Times have changed. The markets have changed. Competition has changed. Customers are informed on products and services, therefore the way you handle a sale, the negotiation process and even the closing have also changed. The classic scenario was as follows: Start off with a high opening offer, customer counter offers with a very low one, and then meet somewhere in the middle. In this article, we will examine one of the new methods of handling the sales/negotiation discussion.
Below are three terminologies that will be used to better explain the sale and negotiation process:
1. ANCHORS: It refers to a target or goal. Usually associated with a price (figure). Both parties can have an anchor.
2. CHILLING EFFECT: One of the negotiators looses all motivation to continue the discussion (negotiation)
3. BATNA: This term refers to the Best Alternative Agreement ( Fisher & Ury, 1981)
Back to the present now, unfortunately the above mentioned tactic won’t even allow you to get noticed. This doesn’t mean that tactics used for the last century are no longer effective, but rather need a reexamination and adjustment. The need for this readjustment/ reexamination, is that majority of sales now happen in the faceless online world, and if your opening offer is high, then you will not even get the lead, the chance to enter the discussion with a potential customer.
The below technique is for sales people who are well informed on their product/services, understand competitive advantage and also have the stomach for it. This technique requires a lot of practicing and you must be equipped with facts, figures, and a lot of patience. Be wary of the vocabulary you will use and your attitude towards the other party, otherwise it might have a chilling effect.
How to get started is simple, but will take some time to master in order to be able to go from lead to actual sale. First off you need to lower your anchor (asking price) and bring it closer to your BATNA (Best Alternative Agreement). The higher your anchor is, the more likely is that you will get lost in the midst of the competition. Lower your anchor to stand out from the competition. When the leads come in, and they will come in, then it’s up to you and your team to turn it into a sale.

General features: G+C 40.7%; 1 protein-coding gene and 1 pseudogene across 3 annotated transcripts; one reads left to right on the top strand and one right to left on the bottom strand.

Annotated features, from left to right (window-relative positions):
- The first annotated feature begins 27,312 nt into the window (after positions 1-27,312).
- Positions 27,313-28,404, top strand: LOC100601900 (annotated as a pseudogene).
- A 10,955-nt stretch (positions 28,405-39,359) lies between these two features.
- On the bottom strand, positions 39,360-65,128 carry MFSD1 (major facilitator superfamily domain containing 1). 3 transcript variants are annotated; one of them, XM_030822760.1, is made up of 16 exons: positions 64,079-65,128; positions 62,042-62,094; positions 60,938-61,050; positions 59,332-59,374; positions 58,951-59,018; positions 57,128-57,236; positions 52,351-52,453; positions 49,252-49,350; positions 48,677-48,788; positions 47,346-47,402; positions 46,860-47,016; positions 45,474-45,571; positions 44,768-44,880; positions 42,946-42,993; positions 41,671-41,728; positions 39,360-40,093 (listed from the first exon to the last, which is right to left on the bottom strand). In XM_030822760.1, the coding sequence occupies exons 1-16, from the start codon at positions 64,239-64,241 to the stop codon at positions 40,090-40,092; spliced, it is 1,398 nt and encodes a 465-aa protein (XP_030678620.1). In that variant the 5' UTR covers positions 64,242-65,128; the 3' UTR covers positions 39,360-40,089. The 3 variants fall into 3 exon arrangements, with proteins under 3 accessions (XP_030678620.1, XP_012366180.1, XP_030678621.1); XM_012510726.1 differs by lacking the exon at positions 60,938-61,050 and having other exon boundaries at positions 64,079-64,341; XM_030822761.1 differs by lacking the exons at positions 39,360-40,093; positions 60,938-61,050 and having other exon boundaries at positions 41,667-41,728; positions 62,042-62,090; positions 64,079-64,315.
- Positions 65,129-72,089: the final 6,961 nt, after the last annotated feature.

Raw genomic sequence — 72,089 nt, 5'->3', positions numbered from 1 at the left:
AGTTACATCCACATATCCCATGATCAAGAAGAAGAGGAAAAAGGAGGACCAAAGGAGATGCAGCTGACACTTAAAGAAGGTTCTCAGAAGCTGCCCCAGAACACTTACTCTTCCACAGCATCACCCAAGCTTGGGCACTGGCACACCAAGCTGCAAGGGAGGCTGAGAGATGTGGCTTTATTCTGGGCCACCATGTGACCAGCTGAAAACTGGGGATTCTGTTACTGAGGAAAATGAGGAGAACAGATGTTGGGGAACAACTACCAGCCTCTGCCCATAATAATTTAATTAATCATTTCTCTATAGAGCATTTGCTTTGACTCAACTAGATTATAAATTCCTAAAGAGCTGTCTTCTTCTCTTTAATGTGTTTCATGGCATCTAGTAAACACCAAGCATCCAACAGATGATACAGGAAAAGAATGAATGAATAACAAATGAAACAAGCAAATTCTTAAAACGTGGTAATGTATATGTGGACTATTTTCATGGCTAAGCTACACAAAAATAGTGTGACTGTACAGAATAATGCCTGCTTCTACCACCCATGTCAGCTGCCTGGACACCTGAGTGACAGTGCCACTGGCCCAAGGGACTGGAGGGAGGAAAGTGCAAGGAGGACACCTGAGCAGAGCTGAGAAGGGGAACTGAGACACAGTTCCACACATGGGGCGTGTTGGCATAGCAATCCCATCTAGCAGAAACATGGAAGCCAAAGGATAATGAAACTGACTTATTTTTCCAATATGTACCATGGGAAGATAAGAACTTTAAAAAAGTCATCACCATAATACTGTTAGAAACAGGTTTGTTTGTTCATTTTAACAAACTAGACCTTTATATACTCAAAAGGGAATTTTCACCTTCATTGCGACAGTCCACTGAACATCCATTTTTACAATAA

Here is how is done: Have you ever seen a movie with knights, who declare where the last stance will be, and when the battle begins how their main goal is to hold their ground? Your approach must be the same. Hold your anchor, and don’t take a step back. Potential customers will of course engage in a discussion, or even try to negotiate for better, lower price. It is in our nature. Show that your are serious about your offer, and repeat all the pros without referring to pricing as much. Always keep in mind that the main reason they have chosen to contact you, is because your pricing is better than competitors. If you take a step back, it will be the first of many.
Not stepping back shows how serious you are with reference to your product and pricing. In addition you come forth as credible, by providing facts and market knowledge while sharing them with the customer. Spend time with them and repeat the key benefits of doing business with you, whether it is about the product or your organisation. All of this comes together with a lot of patience. Take the necessary time to convince of the benefits, and when you see the customer countering his initial offer closer to your offer, then simply fall back on your BATNA (or close to it) and seal the deal. Closing the deal in that way, still leaves the customers with the feeling that they got the best bargaining price out of an already excellent package.
Two benefits from using this technique are:
1. It will bring in more leads. More leads means more potential sales.
2. Directly puts pressure on the competition. Those who can’t compete, will fade away.
Not all sales or negotiations have a simple or happy ending. For this reason, you must always have a walkaway strategy. When the customers sticks to their anchor, which is at a big distance from yours, and after all other means of persuasion have failed, then it is time to simply walk away. Have faith in your product, and more leads will follow. Being ready to walk out shows that you are not desperate for the deal, and that you are only interested in engaging in a serious conversation, and not a battle of egos.
Having used this technique myself for the last few years in sales, not only have I managed to see more customers, but also increased the conversion rate drastically. Just like the knights, declare your battlefield and hold your ground!
I hope you have found this topic interesting and useful. What do you think about it? All feedback and comments are welcomed.
4 thoughts on “Sales and Negotiations: Hold Your Ground!”
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